美国夫妇把鞠躬理解为中国话里的 “别客气”。看来可以确定， 这些老太太的确是厨师，而且是非常讲礼貌的厨师。
Business Travel: Cruising on the Yangzi River
Earlier in this series, I mentioned taking an American couple on a boat down the Yangzi River in 1978.
They were first timers to China, full of enthusiasm, curiosity, and good intentions with regard to respecting local customs. They were also pretty adventurous when it came to eating local cuisine.
In their imagination they were also brave and daring pioneers, reaching far into the Chinese hinterland, where few white men had ever been. This was of course nonsense, but it was a common fantasy for foreigners coming to China in the early days.
The culinary high point was our first dinner in Chongqing before boarding the boat. It was August, when Chongqing becomes one of China’s three furnace cities. We had a wonderful Chinese dinner in the hotel, washed down by cold Qingdao beer.
My American friends absolutely loved the food that evening. They had never had real Sichuan food in America. The hotel food was not the real knock-your-socks off Chongqing ma-la cuisine, but it was very good nonetheless.
So excited and grateful were they, that after dinner , both of them wanted to go and personally thank the chef. So off they went in the direction of the kitchen, while I settled the bill.
After settling the bill, I went to find them. They had not quite made it to the kitchen, when they bumped into a group of older Japanese tourist ladies who had also just finished dinner and were leaving the restaurant.
My American friends mistook the Japanese tourist ladies to be the chefs.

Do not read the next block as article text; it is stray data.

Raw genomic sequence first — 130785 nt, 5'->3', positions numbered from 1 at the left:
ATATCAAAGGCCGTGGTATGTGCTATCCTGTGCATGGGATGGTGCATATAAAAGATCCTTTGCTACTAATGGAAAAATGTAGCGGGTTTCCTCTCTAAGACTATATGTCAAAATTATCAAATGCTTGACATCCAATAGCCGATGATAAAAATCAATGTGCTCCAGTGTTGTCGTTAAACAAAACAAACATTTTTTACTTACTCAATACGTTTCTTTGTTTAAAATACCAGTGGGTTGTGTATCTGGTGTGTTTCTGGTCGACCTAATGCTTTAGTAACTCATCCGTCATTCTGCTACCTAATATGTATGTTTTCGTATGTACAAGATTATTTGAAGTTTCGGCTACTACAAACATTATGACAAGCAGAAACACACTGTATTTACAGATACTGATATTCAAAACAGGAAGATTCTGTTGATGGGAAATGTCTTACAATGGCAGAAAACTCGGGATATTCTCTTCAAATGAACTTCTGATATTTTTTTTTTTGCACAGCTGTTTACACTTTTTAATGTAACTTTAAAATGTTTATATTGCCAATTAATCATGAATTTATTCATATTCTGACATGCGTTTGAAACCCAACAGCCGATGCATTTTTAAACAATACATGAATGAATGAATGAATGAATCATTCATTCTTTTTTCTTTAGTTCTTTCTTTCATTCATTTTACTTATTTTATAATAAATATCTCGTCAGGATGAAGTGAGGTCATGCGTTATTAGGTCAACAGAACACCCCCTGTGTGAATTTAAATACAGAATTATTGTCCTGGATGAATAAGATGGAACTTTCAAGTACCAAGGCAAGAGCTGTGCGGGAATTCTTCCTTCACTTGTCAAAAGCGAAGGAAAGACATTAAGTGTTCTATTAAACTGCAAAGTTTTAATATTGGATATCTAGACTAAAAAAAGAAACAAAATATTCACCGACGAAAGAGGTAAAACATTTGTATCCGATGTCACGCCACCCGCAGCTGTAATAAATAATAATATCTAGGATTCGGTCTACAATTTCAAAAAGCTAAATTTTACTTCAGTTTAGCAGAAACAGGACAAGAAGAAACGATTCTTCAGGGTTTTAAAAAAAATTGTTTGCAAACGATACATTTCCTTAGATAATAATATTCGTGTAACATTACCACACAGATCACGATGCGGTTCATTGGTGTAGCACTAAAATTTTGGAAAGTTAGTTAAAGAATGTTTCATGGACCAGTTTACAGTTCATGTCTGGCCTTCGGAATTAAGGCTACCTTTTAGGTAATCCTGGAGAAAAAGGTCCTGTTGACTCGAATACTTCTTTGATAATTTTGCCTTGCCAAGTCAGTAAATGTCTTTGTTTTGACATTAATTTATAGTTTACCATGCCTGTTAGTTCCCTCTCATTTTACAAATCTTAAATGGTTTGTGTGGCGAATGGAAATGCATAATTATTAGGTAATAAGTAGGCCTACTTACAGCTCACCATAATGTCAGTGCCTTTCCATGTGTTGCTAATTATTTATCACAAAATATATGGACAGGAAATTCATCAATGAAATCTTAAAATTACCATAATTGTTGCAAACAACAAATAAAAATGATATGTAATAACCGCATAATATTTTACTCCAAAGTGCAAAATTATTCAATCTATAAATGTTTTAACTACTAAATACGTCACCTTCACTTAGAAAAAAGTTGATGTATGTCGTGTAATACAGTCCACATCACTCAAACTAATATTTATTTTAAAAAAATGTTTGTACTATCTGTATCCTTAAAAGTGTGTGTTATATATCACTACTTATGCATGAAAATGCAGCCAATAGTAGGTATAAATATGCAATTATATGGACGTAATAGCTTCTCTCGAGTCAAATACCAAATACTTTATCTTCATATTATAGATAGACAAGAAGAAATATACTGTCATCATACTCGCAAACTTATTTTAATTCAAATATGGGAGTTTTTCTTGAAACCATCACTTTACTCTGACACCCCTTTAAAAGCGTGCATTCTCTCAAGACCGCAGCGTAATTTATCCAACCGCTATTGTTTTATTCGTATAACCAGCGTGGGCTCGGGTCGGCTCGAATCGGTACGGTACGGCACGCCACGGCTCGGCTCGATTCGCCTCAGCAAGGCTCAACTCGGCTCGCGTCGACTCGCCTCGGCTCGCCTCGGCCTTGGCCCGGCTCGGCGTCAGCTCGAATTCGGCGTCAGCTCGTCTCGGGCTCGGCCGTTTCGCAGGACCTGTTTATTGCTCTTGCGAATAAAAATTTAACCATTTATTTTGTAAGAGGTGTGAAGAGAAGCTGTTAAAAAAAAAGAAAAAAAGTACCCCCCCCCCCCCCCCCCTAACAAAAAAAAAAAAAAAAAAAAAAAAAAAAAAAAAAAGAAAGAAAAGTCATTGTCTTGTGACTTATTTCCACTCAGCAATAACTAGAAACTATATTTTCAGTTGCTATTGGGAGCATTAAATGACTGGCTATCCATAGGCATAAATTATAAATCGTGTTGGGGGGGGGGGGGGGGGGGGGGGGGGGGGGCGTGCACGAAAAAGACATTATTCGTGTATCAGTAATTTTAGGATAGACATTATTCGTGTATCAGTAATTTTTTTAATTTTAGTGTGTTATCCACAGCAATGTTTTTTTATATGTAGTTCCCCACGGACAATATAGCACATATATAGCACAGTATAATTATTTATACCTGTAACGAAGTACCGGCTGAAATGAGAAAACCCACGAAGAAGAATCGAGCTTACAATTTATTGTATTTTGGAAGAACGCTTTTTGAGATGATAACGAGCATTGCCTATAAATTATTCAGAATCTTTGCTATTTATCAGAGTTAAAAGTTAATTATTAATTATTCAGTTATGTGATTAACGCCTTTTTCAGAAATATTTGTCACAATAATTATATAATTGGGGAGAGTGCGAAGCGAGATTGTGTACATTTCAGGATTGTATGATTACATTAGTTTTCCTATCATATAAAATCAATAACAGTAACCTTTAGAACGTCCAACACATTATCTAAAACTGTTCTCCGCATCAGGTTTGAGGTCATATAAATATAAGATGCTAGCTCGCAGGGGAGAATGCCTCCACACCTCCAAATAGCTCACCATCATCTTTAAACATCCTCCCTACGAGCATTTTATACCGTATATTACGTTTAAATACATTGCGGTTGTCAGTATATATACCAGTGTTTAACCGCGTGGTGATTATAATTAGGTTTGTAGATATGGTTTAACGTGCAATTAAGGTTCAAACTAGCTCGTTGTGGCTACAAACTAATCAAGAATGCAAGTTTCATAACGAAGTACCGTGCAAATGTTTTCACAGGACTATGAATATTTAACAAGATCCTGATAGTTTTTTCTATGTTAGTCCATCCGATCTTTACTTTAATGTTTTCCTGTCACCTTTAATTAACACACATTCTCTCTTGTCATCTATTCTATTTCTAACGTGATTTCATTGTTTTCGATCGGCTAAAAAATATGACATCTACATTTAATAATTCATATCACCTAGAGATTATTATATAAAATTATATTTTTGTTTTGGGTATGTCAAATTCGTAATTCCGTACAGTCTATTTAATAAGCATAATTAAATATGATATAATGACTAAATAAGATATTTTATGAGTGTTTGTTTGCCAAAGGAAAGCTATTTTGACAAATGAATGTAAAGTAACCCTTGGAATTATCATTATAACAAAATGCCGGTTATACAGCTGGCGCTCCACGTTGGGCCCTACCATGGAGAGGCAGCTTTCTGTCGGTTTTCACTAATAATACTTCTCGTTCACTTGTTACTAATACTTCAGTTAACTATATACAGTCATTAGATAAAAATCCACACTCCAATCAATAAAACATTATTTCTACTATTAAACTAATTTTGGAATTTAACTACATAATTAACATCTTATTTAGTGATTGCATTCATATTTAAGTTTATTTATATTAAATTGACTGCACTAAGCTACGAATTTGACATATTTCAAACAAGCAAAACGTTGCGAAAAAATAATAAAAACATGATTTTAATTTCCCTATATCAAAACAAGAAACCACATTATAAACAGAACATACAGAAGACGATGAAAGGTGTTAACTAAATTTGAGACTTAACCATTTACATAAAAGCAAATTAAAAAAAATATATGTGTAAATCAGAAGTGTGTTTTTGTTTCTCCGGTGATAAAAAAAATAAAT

“Are you the chefs who cooked us that marvelous meal?” the red-haired American asked with a big friendly smile. “It was delicious!” his wife chimed in.
The Japanese ladies did not speak a word of English. They were clueless as to what this effusively friendly display by the American couple was all about. So they did what they would do when in doubt in such circumstances.
They bowed, deeply.
The American couple misunderstood this bow to mean “You are welcome “ in Chinese. This seemed to confirm that these were indeed the chefs, and very polite ones at that.
So the Americans bowed in response, deeply.
And the Japanese ladies bowed again.
And the Americans bowed again.
By the time I reached the spot, the bow-fest was tapering off through exhaustion, and the Japanese ladies went on their way.
I broke the news to the American couple and asked the waitress to see if the real chef could come out to receive their thanks, which he did. No bows this time.
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